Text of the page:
Published November 29, 2006 | By Michael Petersen, Precision Tillage Agronomist, Orthman Mfg., Inc.
We hear from Texas to South Dakota and California to Ohio that more residues on the surface are the main causal agent to disease pressures. And to remedy that growers bring out the disk or even (gasp!) the moldboard plow to bury that stuff and that will fix the problem. Please be cautious and become more informed everyone!
Causes known to the spread of these diseases:
Stalk rot, Fusarium moniliforme a very common pathogen in corn has plagued many, many fields this year. Along with this disease are some of the leaf diseases that weaken the plant, corn borer wounds, hail damage â€“ all contributing to impairment of the leaf tissues to manufacture photosynthates to finish the grain.
Stalk-rot is a stress related problem. Pathologists have determined when drought stress, leaf losses from insect pressures, hail, low sunlight days all contribute to lowered carbohydrate output the plant will rob from cells in the stalk. This weakens the stalk and the plant fighting-off abilities of fungi or bacteria infections.
Environmental conditions have an important impact in how diseases affect plants. Diplodia and Fusarium stalk rots are favored by dry conditions early in the season. Then along comes warm more moist to hot conditions at pollination and right afterwards, a double whammy! If nitrogen has been leached or in low quantities the plant can really feel the infection. Nearby grass hosts carry the pathogens; johnsongrass, crabgrasses, and escaped cereal rye. The spores do survive on residues and spread from wind onto the growing leaves or splash from debris to leaves.
Nearly all of the Universities crop and pathological departments are releasing sound information (see a short listing at end of this release to read more about the diseases) to help you growers manage and defend against heavy crop losses due to disease issues. They are offering great suggestions to incorporate into your farm management program.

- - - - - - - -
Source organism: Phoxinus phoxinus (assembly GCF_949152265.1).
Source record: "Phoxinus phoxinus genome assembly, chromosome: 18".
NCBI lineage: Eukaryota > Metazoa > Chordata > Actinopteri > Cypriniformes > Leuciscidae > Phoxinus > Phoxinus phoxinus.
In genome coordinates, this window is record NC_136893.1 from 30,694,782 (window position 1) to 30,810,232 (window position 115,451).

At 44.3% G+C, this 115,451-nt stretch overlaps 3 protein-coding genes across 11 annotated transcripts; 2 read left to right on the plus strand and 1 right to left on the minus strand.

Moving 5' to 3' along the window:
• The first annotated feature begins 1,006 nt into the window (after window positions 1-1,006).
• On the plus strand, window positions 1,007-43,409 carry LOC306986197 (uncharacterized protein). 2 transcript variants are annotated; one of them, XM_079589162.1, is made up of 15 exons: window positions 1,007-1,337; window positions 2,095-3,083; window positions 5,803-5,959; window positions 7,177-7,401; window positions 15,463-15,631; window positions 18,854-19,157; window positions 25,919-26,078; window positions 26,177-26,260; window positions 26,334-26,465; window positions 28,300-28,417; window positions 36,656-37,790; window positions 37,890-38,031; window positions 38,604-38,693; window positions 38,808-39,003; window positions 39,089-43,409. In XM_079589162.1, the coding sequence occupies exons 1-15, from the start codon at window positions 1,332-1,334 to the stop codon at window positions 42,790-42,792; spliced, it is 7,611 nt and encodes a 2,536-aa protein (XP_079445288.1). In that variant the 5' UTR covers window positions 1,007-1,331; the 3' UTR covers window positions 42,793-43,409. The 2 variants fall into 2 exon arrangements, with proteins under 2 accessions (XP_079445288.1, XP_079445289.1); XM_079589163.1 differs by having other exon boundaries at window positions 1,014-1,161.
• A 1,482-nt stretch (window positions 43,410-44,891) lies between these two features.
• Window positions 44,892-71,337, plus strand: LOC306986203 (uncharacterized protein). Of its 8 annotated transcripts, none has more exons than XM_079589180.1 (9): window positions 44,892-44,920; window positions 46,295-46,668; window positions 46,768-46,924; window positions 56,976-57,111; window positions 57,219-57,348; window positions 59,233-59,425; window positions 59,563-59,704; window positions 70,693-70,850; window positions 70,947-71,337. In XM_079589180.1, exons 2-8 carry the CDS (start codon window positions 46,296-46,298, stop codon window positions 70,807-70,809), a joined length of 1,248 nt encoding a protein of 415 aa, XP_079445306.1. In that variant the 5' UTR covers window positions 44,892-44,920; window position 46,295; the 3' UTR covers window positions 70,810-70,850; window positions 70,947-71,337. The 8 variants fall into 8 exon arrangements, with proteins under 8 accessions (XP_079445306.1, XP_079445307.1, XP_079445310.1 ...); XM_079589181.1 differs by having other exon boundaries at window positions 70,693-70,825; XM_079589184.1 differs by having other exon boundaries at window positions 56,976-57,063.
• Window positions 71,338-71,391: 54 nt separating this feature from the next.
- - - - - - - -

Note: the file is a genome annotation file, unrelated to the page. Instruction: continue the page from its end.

How may you mitigate the risks in higher residue farming?
Knowledge that ethanol production asks for more corn on corn production and the leaving of more residues for growers to consider seems to some fraught with concern. Corn prices are better than we have seen in many years and that drives the corn to be planted in 2007. Wise conservation rotations can and should be part of the solution to disease control.
Here at Orthman Manufacturing, Inc we believe several options are available to the grower for dealing with disease pressures, including Gray Leaf Spot, numerous species of stalk rots, Anthracnose leaf blight, and Goss s Wilt. Some of those options include: 1) purchasing disease resistant varieties (your seed company representatives are helpful in those choices), 2) wise nitrogen use to help stimulate residue breakdown early in the crops lifecycle, 3) wise use of fungicides can have some positive results, consult your agronomists to their effectiveness, 4) rotation from corn to a broadleaf crop to help break the cycle, 5) be cautious how much residue is brought up close to the tilled area where you intend to plant corn (wise use of residue managers with strip-till tools) can be a help too, and 6) sound pre-plant starter fertilization programs will offer gains in getting ahead of stress. Farming with row direction that can facilitate longer duration of sunlight harvest and steady growth potential, has demonstrated some help in reducing diseases gaining the upper hand.
Farming with more previous years crop residues give us all challenges and many benefits. As soils become healthier, releasing more organic sources of N-P-K, hosting more friendly microbes in the surface soil layers, more earthworms, cooler soil and micro-climate conditions between rows, and slowing desiccating winds from crop damage – farmers can deal with these pressures. Choosing to hitch up the moldboard plow and bury that confounded trash is not the answer folks. The plow creates so many more problems with diminished soil condition, overall soil health, loss of carbon sources, wind and water erosion issues, loss of phosphates, breakdown of soil pores, smothering of microbes, and so on. Just to bury residue and hopefully rid oneself of the diseases?
To gain more insight we urge you to be well informed. Any of the following resources may be of great value as you consider your options in 2007.
From Purdue University:
From University of Kentucky:
From University of Nebraska:
From Ohio State University:
From Kansas State University: